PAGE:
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How accurate are spur gears?

How accurate are spur gears?

(OP)
Wouldn't spur gears have a tiny variation in mechanical advantage as they go through different stages in where their teeth mesh? Basically the idea is that as the teeth mesh, they have to slide just a tiny amount, probably around 1% of the tooth pitch, but that also means that both gears change their effective diameter by a tiny amount and that effective diameter goes through that change every time a tooth meshes. Theoretically even helical gears would also have the same problem, but it might be much less distinct because the meshing is more gradual.

That being said, would this make spur gears not recommended for high precision instruments? Would even helical gears be good enough?

RE: How accurate are spur gears?

You appear to have some misconceptions about gears. Theoretically the line of action between gears does not change as they turn. Contact between teeth is always on the line of action. There is some sliding and in the real world there are tolerances. http://en.wikipedia.org/wiki/Involute_gear

RE: How accurate are spur gears?

(OP)
Ok that makes sense. Sorry I just got lost for a moment there

RE: How accurate are spur gears?

You are correct that there is slight variations as the teeth mesh. But the amount is VERY small when comparing input to output. But, yet it is there.

Actually probably an order of magnitude WORSE inaccuracy is from the required backlash between teeth. THIS is why super high precision motion is done with direct drive (no gears) if possible.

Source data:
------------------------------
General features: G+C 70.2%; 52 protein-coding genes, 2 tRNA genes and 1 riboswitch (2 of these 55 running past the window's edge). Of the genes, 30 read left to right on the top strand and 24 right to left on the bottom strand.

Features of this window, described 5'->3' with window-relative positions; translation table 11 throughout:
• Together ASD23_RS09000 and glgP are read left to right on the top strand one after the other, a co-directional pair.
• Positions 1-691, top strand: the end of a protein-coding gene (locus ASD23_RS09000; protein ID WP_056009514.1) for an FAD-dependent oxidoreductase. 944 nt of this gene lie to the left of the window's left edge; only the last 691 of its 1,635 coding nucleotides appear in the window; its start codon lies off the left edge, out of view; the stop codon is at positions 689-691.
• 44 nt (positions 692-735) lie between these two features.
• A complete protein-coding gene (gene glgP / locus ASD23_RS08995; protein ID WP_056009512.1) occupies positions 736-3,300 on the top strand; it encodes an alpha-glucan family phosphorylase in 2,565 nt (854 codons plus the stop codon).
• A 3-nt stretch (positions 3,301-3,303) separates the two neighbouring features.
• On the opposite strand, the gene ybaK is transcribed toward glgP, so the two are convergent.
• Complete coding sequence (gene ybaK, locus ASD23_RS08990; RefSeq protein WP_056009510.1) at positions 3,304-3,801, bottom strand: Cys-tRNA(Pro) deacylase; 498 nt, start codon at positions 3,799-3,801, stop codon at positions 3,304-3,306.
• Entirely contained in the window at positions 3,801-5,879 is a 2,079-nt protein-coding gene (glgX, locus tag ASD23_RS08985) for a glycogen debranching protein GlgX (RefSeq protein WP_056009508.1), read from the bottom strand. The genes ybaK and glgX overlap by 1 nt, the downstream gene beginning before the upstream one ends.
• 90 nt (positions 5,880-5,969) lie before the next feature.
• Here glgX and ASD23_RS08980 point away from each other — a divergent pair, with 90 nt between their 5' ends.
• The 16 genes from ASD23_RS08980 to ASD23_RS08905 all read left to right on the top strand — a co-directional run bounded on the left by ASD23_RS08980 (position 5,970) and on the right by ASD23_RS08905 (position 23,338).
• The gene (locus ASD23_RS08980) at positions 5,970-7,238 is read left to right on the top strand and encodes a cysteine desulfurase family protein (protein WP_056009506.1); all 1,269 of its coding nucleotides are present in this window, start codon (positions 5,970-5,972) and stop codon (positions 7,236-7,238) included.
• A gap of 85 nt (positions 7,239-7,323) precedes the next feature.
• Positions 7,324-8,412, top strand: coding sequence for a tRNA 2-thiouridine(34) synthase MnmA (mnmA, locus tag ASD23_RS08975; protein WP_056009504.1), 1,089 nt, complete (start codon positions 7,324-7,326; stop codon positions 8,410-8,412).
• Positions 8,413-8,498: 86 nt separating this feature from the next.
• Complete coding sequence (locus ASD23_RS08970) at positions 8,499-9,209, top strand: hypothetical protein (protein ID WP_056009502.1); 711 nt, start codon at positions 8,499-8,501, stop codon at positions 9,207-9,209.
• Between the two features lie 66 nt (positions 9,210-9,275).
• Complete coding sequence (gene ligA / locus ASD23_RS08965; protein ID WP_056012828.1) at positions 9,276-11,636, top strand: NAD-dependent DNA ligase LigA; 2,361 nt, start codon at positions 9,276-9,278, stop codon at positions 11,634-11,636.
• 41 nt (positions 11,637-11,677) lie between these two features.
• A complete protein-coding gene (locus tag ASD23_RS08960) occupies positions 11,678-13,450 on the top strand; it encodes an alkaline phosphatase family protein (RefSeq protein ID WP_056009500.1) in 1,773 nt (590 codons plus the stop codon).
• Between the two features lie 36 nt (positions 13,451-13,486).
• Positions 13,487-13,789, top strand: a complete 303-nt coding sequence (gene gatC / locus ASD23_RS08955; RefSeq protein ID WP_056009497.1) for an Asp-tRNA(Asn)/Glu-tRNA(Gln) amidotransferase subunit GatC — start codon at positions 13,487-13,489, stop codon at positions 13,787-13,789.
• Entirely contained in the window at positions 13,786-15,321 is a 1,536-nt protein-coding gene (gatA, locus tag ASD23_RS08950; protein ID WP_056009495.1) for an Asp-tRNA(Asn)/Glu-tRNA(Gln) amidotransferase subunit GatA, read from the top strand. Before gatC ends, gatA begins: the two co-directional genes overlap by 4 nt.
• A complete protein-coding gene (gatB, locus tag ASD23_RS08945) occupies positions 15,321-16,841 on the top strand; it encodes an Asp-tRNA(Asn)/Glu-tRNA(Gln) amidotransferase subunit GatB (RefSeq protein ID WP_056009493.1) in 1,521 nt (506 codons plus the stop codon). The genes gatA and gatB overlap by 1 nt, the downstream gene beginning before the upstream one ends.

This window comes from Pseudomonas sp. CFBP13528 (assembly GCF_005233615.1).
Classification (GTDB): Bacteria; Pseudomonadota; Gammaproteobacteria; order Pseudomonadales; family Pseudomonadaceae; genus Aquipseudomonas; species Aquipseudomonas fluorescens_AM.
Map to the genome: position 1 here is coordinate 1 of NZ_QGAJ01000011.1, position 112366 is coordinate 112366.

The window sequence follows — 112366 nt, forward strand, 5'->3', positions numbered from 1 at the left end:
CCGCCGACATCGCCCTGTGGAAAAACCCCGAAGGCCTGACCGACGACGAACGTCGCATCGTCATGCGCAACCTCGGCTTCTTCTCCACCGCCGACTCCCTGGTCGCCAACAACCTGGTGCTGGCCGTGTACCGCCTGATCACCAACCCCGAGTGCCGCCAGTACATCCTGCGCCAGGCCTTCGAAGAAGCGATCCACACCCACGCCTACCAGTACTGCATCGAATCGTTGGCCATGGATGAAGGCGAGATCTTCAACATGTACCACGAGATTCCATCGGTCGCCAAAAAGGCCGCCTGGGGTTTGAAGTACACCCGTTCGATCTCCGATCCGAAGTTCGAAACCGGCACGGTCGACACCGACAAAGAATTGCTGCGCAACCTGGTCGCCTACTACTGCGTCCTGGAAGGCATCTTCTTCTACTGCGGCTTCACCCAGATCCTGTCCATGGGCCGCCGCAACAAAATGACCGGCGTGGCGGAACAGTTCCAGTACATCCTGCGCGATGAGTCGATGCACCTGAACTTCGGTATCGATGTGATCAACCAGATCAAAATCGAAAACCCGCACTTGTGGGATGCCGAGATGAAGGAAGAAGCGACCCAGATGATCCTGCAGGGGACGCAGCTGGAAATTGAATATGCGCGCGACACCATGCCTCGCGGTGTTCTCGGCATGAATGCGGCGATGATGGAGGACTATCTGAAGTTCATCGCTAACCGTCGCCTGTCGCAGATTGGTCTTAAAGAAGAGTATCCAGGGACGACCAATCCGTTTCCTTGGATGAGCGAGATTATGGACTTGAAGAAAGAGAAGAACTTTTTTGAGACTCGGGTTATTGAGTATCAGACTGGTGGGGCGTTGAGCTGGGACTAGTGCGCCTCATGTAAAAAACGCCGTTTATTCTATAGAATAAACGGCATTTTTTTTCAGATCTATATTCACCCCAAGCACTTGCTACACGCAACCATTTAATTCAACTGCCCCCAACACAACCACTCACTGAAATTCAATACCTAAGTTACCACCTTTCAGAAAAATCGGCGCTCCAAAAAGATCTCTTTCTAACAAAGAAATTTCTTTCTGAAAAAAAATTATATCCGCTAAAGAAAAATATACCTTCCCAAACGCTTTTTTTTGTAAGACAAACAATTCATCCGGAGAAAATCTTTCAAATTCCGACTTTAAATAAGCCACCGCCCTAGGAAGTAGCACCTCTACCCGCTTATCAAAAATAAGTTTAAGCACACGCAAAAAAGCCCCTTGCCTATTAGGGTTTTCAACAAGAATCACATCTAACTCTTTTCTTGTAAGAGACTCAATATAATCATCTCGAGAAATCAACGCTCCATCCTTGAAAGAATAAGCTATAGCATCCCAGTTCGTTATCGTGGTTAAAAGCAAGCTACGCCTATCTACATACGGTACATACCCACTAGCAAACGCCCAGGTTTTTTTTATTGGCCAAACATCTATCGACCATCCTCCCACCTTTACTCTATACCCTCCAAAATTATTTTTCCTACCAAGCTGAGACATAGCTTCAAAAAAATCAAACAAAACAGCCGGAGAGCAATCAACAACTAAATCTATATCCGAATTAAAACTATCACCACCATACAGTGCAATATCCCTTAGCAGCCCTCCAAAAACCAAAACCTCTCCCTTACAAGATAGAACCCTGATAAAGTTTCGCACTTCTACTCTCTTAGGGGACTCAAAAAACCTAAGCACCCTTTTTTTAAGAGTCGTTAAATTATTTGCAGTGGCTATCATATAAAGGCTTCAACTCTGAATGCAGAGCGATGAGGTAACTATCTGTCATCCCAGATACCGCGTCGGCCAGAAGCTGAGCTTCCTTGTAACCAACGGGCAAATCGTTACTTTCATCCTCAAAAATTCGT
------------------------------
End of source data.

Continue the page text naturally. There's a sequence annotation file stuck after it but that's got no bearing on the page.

Remember too that repeatability and accuracy are two totally different animals and effect processes differently.

www.KilroyWasHere<dot>com

RE: How accurate are spur gears?

The military (yeah = high dollar! and hard-to-fabricate as well) gears for missile fire control radars used two gears back-to-back to minimize backlash.

The two gears were on a common concentric shaft, but a spring kept a predictable tension between the two. When the drive motor had to reverse the radar's motion, both of the driven gears were always held up tight against teeth on the drive gear.

RE: How accurate are spur gears?

sure there are antibacklash gears; we used them for position feedback in the early days of machine tool servos in the 1960's, but pretty quickly learned they wore out fast due to the teeth friction.

the torque motors we supplied ((supply) to those missiles for guidance and gyros are all direct drive if possible to eliminate all the gear errors.

Even today we are replacing spring loaded 10-20-30hp servo gearboxes with electronically controlled dual antibacklash servos for same reasons.

There is a use for antibacklash gears but their use is pretty unique, not generic as I assumed the OP was asking about.

www.KilroyWasHere<dot>com

RE: How accurate are spur gears?

Sounds like a mechanical tolerance question to me...

Google or search the internet for "AGMA Fine Pitch Tolerances / Quality Grades for Gears"

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